Philadelphia Urban Seminar molds education students into global citizens

June 28, 2013

UNIVERSITY PARK — When students come to Penn State’s College of Education, they have a number of opportunities to explore interests that might become careers. One of those opportunities is the Philadelphia Urban Seminar (CI 295D), where students have the chance to spend two weeks in an urban environment working with mentors who are teachers in the Philadelphia School District.

Each May, approximately 40 students work with mentors throughout the school district in K-12 classrooms. In the evening, students attend professional development seminars and academic classes. During the intermediate weekend, students participate in sociocultural events and community service.

The two-week, intensive course is designed to acclimate students to the cultures of the city, said Jeanine Staples, professor-in-charge for the seminar.

“While students learn the application of educational theory,” said Staples, “they have the opportunity to live as visiting members of thriving, vibrant urban contexts — neighborhoods, communities and schools.”

Staples, an associate professor of education who supports the months-long preparation for the course and its implementation with everything from course design to logistics, said that many students benefit from the variety of experiences offered through the Philadelphia Urban Seminar.

“Experiences, such as apprenticing master teachers in urban schools and leading community service, are intersected with Penn State class sessions each evening,” said Staples. “These classes, along with the professional development workshops, provide a meaningful and unique depth to students' perspectives on what it means to be global citizens of a diverse world and life-long learning professionals."

According to Staples, professional development speakers, who have ranged from local community activists and school administrators, to the mayor of Philadelphia and nationally syndicated talk show hosts, help underscore the lessons that Staples teaches and models.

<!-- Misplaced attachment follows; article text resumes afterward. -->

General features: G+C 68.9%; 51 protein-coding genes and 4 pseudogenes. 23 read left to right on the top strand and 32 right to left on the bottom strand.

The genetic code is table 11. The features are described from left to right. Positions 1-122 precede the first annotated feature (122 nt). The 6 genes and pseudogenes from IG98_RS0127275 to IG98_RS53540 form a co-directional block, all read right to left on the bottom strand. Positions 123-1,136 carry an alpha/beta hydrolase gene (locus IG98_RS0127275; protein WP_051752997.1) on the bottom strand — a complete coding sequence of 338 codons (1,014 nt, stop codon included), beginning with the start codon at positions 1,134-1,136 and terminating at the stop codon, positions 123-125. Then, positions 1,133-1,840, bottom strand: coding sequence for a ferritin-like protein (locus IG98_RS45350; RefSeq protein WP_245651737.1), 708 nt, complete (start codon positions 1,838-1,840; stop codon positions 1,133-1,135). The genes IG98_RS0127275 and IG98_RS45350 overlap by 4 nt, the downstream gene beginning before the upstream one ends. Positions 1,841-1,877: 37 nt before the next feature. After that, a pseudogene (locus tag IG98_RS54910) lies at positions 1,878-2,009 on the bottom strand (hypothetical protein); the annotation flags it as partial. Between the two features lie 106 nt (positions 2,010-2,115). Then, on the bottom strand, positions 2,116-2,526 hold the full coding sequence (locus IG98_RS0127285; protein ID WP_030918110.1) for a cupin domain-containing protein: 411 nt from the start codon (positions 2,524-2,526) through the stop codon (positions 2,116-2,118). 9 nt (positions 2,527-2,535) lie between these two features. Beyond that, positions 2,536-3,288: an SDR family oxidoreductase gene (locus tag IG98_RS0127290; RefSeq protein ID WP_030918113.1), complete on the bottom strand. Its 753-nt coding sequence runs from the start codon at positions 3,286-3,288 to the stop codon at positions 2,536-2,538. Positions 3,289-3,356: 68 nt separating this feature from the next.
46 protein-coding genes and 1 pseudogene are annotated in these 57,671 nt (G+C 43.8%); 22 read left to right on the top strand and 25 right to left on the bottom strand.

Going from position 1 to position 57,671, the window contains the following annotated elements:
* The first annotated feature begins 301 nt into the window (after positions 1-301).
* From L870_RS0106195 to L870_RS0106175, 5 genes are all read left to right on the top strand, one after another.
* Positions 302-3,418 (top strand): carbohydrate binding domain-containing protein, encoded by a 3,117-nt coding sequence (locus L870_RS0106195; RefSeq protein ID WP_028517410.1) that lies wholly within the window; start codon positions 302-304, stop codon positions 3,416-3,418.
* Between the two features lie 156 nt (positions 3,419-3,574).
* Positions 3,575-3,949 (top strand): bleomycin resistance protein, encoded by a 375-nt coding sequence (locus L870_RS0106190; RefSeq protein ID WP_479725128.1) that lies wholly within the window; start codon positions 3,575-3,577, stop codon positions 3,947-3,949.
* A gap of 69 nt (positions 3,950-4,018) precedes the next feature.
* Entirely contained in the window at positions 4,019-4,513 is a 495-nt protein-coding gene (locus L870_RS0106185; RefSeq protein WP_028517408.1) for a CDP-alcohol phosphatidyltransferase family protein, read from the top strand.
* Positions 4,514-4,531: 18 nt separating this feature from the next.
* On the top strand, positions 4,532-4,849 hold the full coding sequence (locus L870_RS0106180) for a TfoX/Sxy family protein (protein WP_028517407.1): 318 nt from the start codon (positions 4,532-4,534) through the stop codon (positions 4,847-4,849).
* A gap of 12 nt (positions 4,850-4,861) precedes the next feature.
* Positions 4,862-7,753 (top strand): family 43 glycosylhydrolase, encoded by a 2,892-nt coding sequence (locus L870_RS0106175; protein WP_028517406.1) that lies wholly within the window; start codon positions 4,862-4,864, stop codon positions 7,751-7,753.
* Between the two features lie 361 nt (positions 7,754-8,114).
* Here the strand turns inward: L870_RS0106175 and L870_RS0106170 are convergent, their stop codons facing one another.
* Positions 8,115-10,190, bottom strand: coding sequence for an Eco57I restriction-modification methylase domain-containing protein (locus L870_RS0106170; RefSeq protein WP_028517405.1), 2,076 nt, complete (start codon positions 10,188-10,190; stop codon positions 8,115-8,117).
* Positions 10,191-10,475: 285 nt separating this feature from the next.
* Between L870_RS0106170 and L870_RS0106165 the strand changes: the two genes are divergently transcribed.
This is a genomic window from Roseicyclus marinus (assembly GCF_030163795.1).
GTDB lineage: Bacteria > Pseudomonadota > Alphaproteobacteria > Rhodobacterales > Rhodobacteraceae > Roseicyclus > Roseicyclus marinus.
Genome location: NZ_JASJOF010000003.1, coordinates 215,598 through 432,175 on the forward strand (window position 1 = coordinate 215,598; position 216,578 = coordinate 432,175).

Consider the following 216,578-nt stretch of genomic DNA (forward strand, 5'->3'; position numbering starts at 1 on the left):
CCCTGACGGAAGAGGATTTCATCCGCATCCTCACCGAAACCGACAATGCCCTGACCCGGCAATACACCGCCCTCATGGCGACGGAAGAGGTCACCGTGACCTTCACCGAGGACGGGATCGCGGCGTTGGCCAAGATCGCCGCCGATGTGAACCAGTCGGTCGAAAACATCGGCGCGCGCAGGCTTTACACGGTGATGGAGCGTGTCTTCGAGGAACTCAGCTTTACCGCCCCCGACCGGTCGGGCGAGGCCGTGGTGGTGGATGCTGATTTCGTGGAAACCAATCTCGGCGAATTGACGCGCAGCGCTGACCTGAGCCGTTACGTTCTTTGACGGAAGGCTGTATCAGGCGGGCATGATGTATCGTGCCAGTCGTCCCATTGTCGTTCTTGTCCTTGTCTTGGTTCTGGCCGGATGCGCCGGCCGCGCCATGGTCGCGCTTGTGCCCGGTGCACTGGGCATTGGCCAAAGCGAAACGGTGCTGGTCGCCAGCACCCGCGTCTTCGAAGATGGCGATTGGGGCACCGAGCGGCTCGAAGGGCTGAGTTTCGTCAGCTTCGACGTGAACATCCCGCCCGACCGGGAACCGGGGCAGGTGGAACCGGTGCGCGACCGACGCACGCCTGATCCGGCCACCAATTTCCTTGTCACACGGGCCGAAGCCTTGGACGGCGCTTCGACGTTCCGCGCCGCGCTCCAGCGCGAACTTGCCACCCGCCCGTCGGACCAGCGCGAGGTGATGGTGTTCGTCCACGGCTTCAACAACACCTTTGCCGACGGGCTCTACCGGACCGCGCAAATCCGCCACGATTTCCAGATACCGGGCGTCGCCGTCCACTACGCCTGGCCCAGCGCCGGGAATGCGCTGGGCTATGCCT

Staples said that she is proud of how the course has improved since she assumed leadership of the seminar in 2009. Under her direction, the seminar has doubled the number of enrolled students. It also has a more rigorous curriculum with a focus on understanding and adapting critical theories that students are asked to apply immediately to their practice. Staples also introduced a final project for the course.

“The curriculum includes near-graduate level research for students to engage with and utilize in their pre-practicum sites,” Staples added. “In addition, my research interests in new literacy studies brought to the course particular attention to the ways technology and social networking might enhance pre-service teacher education.”

All of the hard work is paying off, according to Staples. To explain her point, Staples referred to a 2013 blog entry from a seminar student who stated that she would never teach in an urban school and felt frightened by the rumors she heard about urban environments.

“Overall, this experience changed my views on urban teaching,” said the student in her blog. “This course also changed me. It was something I thought I would never want to do, but after these two weeks, I think I would love teaching in an urban school after graduation. The past two weeks have made me so excited to become a teacher.”

Staples said she intends to continue to strengthen the Philadelphia Urban Seminar.

“I would like to increase the 40-person cap to 50 in 2014,” said Staples. “I hope also to increase the number of placement opportunities, community service experiences and professional development speakers. The course will only get better and continue to diversify the College of Education’s curriculum and community outreach.”


  • Philadelphia Urban Seminar Cohort Studying

    A group from the Philadelphia Urban Seminar cohort studied together.

    IMAGE: Penn State

(Media Contacts)

Last Updated July 01, 2013